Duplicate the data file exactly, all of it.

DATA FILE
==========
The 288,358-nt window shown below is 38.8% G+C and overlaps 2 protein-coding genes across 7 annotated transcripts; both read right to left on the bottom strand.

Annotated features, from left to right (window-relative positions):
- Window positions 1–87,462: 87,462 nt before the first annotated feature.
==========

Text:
The 288,358-nt window shown below is 38.8% G+C and overlaps 2 protein-coding genes across 7 annotated transcripts; both read right to left on the bottom strand.

Annotated features, from left to right (window-relative positions):
- Window positions 1–87,462: 87,462 nt before the first annotated feature.